Imagine you’re visiting an unfamiliar city. Your first order of business is to seek out delicious places to eat and drink, as well as unique sightseeing attractions. To find these local gems, you might check Foursquare and Yelp for tips, browse TripAdvisor or ask friends for suggestions. But how do you organize these recommendations—and find out where they are—especially when you’re not acquainted with the terrain?
Enter Plotter, a Cleveland-based startup that was recently named a SXSW Accelerator Interactive grand prize winner in the Social Technologies category. The smartphone app lets users create a customized guide to a city by “plotting” locations of interest on a map using virtual pushpins. Users can then share these personalized travel companions with friends, see maps their friends have made, solicit recommendations from social networks or even browse pre-made maps in what Plotter’s dubbed “The Map Room.”
“Apple and Google maps work great, but the problem is that you can only use them to search for locations and get directions,” says Plotter’s Founder & CEO, Tom Nolan. “We created an alternative, where you can create, crowdsource and share maps of your favorite locations.”
Nolan— a first-time entrepreneur who comes to the startup world from the advertising industry—came up with the idea for Plotter a little over a year ago (in fact, as he prepared to attend SXSW in 2012). He had a collection of recommendations for things to see and do in Austin, but realized he “could not easily organize all of these locations onto a simple map view on my phone. I was stuck searching for one place, canceling that out, searching for another, canceling that out, and on and on.”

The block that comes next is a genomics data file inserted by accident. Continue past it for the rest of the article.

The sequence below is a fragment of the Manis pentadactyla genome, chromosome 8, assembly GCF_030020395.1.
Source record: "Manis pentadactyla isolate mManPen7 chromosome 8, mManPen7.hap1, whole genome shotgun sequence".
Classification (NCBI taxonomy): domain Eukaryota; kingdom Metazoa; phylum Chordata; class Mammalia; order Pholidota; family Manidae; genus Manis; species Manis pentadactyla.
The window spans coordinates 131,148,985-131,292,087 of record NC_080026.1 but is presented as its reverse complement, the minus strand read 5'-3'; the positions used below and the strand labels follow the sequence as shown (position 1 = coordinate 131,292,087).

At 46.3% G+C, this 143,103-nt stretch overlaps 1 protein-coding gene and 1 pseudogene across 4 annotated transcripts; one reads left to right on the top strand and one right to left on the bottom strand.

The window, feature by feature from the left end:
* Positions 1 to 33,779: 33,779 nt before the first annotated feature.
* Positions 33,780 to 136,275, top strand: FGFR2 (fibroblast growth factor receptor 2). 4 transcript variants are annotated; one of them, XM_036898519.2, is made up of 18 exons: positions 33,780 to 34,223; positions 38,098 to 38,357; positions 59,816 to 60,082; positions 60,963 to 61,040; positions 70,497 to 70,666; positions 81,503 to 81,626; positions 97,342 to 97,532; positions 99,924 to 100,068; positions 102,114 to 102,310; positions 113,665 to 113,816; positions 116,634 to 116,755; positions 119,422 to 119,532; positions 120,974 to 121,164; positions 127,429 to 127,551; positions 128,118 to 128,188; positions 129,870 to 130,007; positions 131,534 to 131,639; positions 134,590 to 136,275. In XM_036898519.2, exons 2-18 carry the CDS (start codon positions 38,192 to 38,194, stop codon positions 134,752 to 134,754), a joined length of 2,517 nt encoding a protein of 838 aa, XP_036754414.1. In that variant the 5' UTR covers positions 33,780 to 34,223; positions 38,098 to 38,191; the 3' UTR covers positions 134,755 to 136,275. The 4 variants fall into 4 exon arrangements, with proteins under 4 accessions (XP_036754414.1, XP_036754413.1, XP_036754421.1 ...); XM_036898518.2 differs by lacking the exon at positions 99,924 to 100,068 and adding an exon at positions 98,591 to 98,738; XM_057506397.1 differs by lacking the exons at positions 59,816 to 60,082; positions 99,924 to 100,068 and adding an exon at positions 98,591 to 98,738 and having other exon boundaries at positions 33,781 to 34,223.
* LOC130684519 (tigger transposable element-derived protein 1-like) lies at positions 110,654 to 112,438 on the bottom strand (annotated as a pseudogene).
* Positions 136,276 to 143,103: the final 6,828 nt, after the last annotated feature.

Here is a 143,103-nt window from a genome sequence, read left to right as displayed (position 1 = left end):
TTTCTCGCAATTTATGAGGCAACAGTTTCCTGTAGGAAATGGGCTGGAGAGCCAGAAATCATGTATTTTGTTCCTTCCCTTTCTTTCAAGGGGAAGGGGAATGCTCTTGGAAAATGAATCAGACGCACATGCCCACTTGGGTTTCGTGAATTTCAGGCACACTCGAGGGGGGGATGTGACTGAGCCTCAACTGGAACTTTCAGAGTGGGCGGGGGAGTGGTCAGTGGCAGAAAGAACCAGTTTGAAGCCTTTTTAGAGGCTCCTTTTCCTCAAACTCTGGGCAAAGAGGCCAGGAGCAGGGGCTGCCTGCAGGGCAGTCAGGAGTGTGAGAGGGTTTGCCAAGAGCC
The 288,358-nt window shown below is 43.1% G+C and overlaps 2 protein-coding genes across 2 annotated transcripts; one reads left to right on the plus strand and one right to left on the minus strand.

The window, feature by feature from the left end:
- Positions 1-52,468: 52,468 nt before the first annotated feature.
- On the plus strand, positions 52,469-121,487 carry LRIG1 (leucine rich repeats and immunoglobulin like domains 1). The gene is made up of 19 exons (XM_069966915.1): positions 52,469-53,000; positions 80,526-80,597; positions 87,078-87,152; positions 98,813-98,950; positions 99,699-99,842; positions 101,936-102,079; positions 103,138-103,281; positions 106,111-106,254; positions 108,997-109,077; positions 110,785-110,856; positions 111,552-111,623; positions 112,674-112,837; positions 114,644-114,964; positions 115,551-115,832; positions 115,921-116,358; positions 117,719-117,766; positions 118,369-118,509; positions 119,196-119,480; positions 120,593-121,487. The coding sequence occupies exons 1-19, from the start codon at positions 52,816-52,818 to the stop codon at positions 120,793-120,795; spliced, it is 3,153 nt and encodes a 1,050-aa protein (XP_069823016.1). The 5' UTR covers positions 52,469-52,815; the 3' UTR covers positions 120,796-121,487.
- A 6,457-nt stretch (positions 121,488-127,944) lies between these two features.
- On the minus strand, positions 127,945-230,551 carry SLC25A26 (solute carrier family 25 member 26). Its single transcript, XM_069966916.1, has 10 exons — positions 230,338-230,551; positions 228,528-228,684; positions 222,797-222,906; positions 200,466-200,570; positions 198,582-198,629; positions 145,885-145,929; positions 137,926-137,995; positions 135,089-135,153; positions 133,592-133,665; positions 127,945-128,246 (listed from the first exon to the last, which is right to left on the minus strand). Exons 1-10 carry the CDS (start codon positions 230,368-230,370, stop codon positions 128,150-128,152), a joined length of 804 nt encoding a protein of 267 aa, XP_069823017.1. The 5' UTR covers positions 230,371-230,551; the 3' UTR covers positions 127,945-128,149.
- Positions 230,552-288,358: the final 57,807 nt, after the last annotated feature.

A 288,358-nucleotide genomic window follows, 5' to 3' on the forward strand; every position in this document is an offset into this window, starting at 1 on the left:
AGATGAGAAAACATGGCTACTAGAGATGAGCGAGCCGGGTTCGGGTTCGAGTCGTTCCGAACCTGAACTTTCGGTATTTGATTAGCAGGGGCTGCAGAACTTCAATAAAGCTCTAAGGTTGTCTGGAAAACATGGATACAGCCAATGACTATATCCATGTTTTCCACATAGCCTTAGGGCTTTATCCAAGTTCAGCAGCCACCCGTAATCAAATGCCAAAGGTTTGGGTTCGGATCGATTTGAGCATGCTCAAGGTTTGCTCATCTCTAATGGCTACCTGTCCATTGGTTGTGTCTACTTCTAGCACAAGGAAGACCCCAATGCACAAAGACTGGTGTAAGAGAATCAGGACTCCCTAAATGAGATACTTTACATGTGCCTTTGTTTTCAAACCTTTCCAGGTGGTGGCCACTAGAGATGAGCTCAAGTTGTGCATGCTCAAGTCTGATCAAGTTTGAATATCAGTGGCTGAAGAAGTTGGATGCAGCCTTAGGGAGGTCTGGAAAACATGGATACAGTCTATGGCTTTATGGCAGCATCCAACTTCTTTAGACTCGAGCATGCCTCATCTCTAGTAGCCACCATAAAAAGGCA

Nolan let the idea percolate in his head for a few months and then brought the concept to some development-minded pals, who were immediately enthusiastic. He and the rest of the Plotter team—Chad Milburn, Tim Zeller and Chris Jungjohann—then spent the next five months building the app, with the goal of releasing it at SXSW this year.
Being lucky enough to land a spot in the SXSW Accelerator gave the bootstrapped team a distinct advantage, even though they were competing against startups with more experience and funding. “This year more than ever, the startup scene at SXSW was very crowded,” Nolan says. “For companies not in the Accelerator, they had to make a big effort to stand out by either getting a booth in the exhibit hall or setting up stations around the convention center, pitching their product/service to anyone who would listen. Just being in the Accelerator got us a ton of attention and press.”
Post-Accelerator, Plotter received not only investor interest—“We were approached by VCs and angels literally minutes after I got off the presentation stage,” Nolan says—but valuable customer insights. “We got tons of new users very fast who have provided great feedback and validation. We found out very quickly what we were doing right—and also what we need to work on.”
Refining and expanding Plotter’s product is indeed on the docket for Nolan and crew. An Android app is in the works (it’s currently only available for iPhone, iPad and iPod), as is a website that’ll let users create maps and sync them with their smartphone via the cloud. Fundraising is also on tap: “Our goal is to raise capital and build an all-star team in Cleveland in order to take Plotter to the next level,” the founder says.
In the end, Nolan believes the Plotter team took the top spot because of its strong, grounded foundation. “We won because we have a simple and solid idea with an extremely passionate team. We’re the definition of agile. We’ve been able to work incredibly fast with the shared goal of creating the very best mapping experience to help people better navigate the world.”